Spotlight on Affordable Housing
September 8, 2020
Josie Williams, Executive Director, Greensboro Housing Coalition
Greensboro Housing Coalition Executive Director, Josie Williams, sat down with us to share her experiences navigating the housing system, homelessness, and how she has committed her life to ensuring others don't experience the same fate.
1. Can you tell us more about Greensboro Housing Coalition and your role in the organization?
Greensboro Housing Coalition (GHC) is an advocacy referral agency that advocates for affordable housing solutions with low-to-moderate income individuals. We’ve been in existence for 30 years and primarily focus on homeless prevention, foreclosure prevention, mortgage counseling, and ensuring access to healthy homes. In the last four or five years, we started our Community-Centered Health work and began engaging on a deeper level with policy, systems, and environmental changes by partnering with other sectors such as the county health system and health care.
I’m currently the Executive Director and previously served as Project Coordinator for Community-Centered Health and most recently, Director of Community Engagement.
2. You joined GHC in 2016 as Project Coordinator. How does that experience and the relationships you built inform your leadership as Executive Director?
I think starting as Project Coordinator at GHC served as a growth catalyst and a skillset builder for me. It strengthened my leadership, and I don’t think I would have been prepared for my role as Executive Director without it. It also taught me how to work at different levels with different individuals. I say that because I first joined GHC in 2014 as intern. I had an internship with them as an adult student. I later graduated at age 42 with my undergraduate degree in Community and Justice Studies.
I started as an intern with GHC because their mission resonated with me. I was looking for the opportunity to work with people who were really trying to make a difference in the world of affordable housing and community. I had an experience with homelessness for about a year or so in my life and it took about six years before I felt like I was stabilized. During the time that I was homeless, I learned about systems – how systems perpetuate inequalities and how systems can keep you in a loophole of disenfranchisement. At least that’s how I felt because even when I was able to find a place to stay, it was because someone gave me keys to an apartment and kept the lights and water on for me in their name until I could pay the bill. In that moment, that taught me something: no system helped me come out of that situation. It was the generosity and trust of an individual who was willing to give me a break. That’s what we need more of – trust and willingness to “give breaks.” That can be done in philanthropy, it can be done in housing, and it can be done in all systems we have.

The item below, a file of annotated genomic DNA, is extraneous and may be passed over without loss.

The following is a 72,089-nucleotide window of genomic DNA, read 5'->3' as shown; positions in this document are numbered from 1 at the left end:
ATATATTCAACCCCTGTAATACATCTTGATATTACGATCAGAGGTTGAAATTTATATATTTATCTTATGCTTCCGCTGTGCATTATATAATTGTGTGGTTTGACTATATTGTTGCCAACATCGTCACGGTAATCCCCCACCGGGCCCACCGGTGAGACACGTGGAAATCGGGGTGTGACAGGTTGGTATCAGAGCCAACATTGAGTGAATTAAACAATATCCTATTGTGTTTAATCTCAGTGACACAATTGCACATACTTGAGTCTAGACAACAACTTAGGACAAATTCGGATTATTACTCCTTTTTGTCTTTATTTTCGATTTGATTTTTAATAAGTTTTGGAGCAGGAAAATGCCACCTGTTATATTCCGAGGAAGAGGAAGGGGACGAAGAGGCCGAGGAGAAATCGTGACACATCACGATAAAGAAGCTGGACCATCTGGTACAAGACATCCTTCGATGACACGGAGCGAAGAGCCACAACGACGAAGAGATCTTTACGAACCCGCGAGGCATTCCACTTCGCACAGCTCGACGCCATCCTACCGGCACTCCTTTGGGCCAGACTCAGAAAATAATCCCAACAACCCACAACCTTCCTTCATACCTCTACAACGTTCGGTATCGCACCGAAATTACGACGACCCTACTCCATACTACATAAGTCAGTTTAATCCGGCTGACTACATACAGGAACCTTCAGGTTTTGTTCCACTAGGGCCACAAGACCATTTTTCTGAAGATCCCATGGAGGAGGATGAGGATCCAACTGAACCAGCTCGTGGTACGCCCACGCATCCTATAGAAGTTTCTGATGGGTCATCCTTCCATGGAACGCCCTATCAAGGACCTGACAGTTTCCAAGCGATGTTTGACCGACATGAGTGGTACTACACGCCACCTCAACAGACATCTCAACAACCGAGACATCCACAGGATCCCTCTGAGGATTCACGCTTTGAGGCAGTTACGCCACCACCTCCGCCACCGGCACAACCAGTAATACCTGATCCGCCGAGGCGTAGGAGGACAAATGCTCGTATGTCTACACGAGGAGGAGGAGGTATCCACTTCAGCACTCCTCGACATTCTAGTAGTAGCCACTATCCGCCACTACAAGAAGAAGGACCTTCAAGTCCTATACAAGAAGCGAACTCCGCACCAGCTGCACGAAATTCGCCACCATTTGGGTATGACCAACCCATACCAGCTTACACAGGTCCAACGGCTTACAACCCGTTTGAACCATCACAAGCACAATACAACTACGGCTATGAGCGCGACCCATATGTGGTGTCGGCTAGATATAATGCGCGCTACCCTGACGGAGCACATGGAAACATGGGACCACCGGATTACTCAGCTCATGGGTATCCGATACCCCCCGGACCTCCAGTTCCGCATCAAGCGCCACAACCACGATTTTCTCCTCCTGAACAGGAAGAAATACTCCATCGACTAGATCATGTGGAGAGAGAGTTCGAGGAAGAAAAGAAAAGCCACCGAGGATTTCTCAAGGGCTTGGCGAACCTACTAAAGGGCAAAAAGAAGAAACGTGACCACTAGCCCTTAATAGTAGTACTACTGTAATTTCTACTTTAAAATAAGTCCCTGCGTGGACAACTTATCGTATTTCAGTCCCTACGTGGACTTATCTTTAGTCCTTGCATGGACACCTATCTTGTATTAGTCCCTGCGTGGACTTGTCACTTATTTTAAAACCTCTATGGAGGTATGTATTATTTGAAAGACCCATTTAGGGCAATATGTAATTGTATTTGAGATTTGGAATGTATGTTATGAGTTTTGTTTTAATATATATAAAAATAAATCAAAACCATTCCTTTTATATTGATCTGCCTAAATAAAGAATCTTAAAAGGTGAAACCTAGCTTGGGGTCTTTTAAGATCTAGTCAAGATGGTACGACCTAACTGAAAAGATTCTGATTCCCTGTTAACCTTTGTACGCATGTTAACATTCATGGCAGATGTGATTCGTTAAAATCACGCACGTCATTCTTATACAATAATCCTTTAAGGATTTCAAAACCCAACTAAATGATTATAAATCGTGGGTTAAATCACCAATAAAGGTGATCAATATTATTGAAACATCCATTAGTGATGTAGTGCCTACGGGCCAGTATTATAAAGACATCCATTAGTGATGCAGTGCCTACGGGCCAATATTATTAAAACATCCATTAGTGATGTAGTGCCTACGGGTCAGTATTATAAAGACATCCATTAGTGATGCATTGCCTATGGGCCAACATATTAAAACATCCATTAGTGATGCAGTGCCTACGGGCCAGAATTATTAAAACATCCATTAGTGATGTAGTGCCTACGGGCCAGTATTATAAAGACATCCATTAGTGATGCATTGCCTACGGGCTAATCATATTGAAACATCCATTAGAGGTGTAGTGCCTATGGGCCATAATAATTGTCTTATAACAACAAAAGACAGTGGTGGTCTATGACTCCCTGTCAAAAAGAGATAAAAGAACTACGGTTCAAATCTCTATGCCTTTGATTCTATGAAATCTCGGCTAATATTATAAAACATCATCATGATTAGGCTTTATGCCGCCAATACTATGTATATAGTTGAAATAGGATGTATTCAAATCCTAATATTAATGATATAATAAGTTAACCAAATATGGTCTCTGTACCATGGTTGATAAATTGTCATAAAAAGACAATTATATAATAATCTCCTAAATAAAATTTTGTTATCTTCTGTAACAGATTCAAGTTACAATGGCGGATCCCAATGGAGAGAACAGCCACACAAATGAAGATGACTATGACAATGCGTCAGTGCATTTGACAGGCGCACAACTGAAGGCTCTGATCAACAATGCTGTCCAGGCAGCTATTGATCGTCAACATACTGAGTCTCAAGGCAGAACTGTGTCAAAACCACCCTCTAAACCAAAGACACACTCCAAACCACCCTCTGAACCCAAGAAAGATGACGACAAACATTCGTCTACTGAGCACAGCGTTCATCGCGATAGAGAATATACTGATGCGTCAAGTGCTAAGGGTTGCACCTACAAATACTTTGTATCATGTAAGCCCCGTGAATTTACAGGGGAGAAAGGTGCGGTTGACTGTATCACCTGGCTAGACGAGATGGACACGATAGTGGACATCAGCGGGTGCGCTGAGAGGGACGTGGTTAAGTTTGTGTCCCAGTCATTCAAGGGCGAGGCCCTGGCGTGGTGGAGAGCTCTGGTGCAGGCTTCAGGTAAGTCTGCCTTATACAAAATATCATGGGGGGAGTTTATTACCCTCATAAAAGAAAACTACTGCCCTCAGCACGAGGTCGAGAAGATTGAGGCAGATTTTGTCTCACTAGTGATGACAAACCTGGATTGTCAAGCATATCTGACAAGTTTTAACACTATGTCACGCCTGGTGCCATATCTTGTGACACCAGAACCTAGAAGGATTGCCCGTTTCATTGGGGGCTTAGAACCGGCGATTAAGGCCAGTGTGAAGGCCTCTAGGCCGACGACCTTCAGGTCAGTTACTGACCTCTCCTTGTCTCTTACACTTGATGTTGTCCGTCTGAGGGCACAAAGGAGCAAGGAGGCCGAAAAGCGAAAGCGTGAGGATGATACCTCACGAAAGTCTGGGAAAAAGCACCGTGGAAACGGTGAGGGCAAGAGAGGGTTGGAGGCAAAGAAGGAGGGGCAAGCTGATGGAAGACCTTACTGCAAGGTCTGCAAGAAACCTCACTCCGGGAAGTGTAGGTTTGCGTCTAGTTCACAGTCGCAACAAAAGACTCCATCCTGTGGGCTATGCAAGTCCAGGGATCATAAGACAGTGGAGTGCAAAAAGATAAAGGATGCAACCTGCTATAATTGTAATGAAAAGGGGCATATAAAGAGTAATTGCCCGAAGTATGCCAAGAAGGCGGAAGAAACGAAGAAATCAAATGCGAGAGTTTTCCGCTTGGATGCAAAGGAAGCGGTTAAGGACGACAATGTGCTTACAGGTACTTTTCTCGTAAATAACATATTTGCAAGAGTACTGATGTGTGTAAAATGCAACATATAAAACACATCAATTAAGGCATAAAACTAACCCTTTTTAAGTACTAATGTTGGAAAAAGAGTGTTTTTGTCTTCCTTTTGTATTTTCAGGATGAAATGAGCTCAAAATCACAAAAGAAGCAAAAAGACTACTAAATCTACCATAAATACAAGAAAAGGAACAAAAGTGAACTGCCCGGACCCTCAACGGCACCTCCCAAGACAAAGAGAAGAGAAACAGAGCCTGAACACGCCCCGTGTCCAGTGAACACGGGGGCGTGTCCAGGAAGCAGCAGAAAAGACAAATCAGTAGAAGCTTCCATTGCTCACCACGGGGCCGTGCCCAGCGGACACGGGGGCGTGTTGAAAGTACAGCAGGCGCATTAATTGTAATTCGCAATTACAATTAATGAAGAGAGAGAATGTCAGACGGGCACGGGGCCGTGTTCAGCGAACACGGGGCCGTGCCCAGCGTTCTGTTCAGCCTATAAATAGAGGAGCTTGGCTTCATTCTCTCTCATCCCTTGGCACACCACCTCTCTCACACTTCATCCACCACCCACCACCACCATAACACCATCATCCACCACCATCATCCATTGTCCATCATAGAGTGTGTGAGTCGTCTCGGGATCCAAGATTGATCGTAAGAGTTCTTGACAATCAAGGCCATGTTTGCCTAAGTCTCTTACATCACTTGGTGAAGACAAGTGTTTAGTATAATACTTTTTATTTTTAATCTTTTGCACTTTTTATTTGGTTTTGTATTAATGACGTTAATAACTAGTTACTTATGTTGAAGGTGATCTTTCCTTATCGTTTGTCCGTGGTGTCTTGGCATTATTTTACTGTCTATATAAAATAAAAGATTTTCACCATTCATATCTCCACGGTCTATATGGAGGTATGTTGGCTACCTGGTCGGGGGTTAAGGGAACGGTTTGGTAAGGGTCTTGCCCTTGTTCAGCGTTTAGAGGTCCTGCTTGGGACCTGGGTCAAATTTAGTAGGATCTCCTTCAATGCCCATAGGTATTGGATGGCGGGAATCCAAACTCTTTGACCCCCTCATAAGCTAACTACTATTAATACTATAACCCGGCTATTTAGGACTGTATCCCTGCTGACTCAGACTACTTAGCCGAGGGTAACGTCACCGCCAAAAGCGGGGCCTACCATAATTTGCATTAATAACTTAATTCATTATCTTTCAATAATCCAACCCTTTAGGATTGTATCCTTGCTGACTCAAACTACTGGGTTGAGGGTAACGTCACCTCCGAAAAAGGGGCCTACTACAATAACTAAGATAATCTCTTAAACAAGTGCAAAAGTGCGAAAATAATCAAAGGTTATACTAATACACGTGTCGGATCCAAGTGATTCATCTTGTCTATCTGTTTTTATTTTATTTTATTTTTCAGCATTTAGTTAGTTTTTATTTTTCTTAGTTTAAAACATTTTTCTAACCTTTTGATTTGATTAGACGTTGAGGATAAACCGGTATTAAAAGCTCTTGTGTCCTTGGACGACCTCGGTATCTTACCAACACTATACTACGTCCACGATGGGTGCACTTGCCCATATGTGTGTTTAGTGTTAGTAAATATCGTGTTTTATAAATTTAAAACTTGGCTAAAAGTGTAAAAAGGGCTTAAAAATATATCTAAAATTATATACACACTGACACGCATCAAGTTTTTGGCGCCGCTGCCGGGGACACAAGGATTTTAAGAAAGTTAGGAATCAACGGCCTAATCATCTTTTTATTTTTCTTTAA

Homelessness is also where I learned about community. To this day, it is the most tight-knit and supportive community I’ve ever seen. Growing up, I lived in an all-black, low-income, redlined community and we took care of one another, so my understanding and relatability in the community context of how we work now comes from those experiences. And when I found GHC, I felt like their mission spoke directly to my experiences.
Greensboro is number seven on the Top Evicting Large Cities in the United States rankings and number one in North Carolina. This means that every day, 13.56 people are evicted in Greensboro.
3. What would people be surprised to know about housing in North Carolina?
Many of the systems I had to face when I was homeless are the same systems we’re fighting against today. When I was living in my car and finally found a full-time job making $9.50/hour, I went to try and get subsidized housing, but was told I made $5 over the limit to qualify. They recommended I sell my car, but my car was my only means of reliable transportation. When I joined GHC as an intern 14 years later, I worked with a woman who was in the same position and receiving the same counsel – sell your car to pay for housing. The issue is that transit systems aren’t always reliable, and here in Greensboro, we don’t have the infrastructure that would make one feel comfortable navigating back and forth to work. You can certainly do it, but you may have children you also need to get to school or daycare, a route that requires two buses, or no nearby bus stop. That’s not always effective. So, when you tell someone to get rid of their reliable transportation to make the money they need to survive, that is an ineffective system and that’s what we’re working to change.
Aside from that, I’m not sure if anything would necessarily be surprising because our nation was in a housing crisis before COVID-19. That said, I think what’s happening in individual cities might be more surprising to people. In North Carolina, the eviction rate is 4.61% – 2.27 higher than the national average. Greensboro is number seven on the Top Evicting Large Cities in the United States rankings and number one in North Carolina. This means that every day, 13.56 people are evicted in Greensboro. In 2018 in Guilford County, an average of 14 writs were issued every day and 416 were issued per month, according to the Guilford County Clerk of Court.